85998682-6aa7-443e-abcd-f00214c09332---0-What does yoga have to do with recovery? Quite a lot, according to Google. Search “yoga for addiction,” and you will find countless articles from professional sources about the benefits of yoga in recovery. Yoga is not just for women, hippies, or the extremely flexible. It has been found to effectively regulate stress hormones that, when imbalanced, contribute to anxiety, depression, PTSD, and substance abuse.

St. Joseph Institute alumni know that a yoga practice is part of our schedule. Several mornings each week, our residents are led in a series of yoga poses. In addition to easing the symptoms of detox, yoga helps our residents surrender the desire to control their circumstances. It helps them connect to their body and their breath to reach a state of inner calm.

According to Jennifer Dewey, fitness manager at Betty Ford, “Addiction takes a person out of their body and prevents them from connecting to who they are physically and feeling what their body is telling them. Yoga is a great way to slowly reintroduce someone to physical sensation. It’s also very relaxing, so in terms of the anxiety, stress, and depression that arise from detox, it’s invaluable in helping people stay calm and grounded” (Yoga for Addiction Recovery).

The word ‘yoga’ comes from Sanskrit and is commonly interpreted today as ‘union.’ Fundamentally, yoga’s purpose is to unify body, mind, and spirit—and to unite all three with God. For this reason, meditation is the goal of an authentic yoga practice, and different types of yoga use different routines and poses (asanas) to develop strength and flexibility and to prepare the body for meditation.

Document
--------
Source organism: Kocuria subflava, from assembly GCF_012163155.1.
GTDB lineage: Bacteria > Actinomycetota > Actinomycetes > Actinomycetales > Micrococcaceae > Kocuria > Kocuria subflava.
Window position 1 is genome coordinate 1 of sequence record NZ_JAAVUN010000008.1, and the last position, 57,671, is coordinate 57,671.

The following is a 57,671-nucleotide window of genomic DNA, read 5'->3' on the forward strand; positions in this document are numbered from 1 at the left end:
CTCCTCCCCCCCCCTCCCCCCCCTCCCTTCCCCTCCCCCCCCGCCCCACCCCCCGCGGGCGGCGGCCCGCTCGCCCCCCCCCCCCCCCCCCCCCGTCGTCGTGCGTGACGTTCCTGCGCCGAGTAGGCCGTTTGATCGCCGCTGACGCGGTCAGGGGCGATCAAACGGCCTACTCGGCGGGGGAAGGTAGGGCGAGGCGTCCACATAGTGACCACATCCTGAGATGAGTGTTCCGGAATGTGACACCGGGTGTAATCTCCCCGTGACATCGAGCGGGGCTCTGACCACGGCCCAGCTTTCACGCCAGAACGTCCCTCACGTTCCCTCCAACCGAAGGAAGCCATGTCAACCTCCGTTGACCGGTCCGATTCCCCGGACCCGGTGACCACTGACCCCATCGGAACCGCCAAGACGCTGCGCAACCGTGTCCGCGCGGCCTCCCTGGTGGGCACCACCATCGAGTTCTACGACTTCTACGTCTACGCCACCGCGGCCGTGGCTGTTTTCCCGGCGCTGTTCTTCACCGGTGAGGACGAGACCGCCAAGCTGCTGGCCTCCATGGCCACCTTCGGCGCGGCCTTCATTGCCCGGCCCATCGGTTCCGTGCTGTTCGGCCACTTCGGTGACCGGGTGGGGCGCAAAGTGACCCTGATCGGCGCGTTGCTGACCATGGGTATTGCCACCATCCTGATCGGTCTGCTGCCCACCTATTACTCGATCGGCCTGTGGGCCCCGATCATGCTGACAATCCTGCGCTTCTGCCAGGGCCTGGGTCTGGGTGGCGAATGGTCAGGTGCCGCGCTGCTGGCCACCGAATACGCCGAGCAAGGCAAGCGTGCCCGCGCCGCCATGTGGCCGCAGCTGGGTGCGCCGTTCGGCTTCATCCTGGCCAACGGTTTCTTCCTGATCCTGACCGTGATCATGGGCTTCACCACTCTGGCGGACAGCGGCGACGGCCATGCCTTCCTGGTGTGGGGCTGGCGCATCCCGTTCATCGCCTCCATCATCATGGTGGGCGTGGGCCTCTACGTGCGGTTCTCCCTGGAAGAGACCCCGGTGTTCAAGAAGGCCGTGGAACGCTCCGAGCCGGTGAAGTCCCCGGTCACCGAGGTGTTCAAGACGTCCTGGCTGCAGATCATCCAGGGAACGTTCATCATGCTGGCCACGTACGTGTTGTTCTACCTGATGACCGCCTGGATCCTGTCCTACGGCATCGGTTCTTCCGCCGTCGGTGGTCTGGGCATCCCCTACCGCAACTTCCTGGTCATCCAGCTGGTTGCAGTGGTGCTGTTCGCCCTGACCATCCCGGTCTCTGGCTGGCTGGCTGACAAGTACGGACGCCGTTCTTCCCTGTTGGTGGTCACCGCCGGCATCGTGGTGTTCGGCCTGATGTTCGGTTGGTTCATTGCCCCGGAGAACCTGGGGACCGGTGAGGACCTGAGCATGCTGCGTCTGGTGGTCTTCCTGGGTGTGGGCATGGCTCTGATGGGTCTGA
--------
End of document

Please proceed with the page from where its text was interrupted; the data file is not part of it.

Since many of us find it difficult to sit still to meditate, moving through a series of yoga poses can more easily bring us to a meditative state. At St. Joseph’s, we find that combining morning yoga with prayer and meditation helps residents connect with God and prepares their bodies, minds, and spirits for the day’s work.

Of course, it’s easy to get out of a yoga routine once rehab ends, so we encourage our alumni to continue making yoga part of their recovery. Yoga Journal offers a series of simple poses and affirmations designed particularly for those in recovery.

Or, you may decide to sign up for a yoga class. If so, consider these guidelines, adapted from greatest.com:
• A yoga class should make you feel safe and comfortable. If you feel like you don’t fit in, don’t force yourself to stay. Keep trying different classes until you find one that makes you feel good.
• A yoga class should push you to move beyond your physical limitations, but very gently. If you feel pressured to complete a pose or routine that is too difficult for you, find another class.
• A yoga class that incorporates meditation and holistic health will probably be more helpful for you in the long run than one that focuses mainly on yoga as exercise.
• Even if you are physically fit, sign up for a beginner’s class. Yoga is different than running, biking, or weight-lifting. Allow your body to adjust to its demands slowly and comfortably.
• Think of yoga as your own practice; call it “my yoga practice” to remind yourself that your progress is your own and that you don’t have to compete with anyone else.
• Be honest with your yoga instructor about any physical limitations or other concerns you might have.
• When possible, choose a yoga class that is conveniently located and not too expensive. It’s hard enough to get ourselves out of the house, so limit possible excuses to skip class.

As you continue to practice your recovery, consider yoga as a way to nurture your body and spirit and to help mitigate the anxiety, stress, and physical pain that can lead to relapse.


Print pagePDF pageEmail page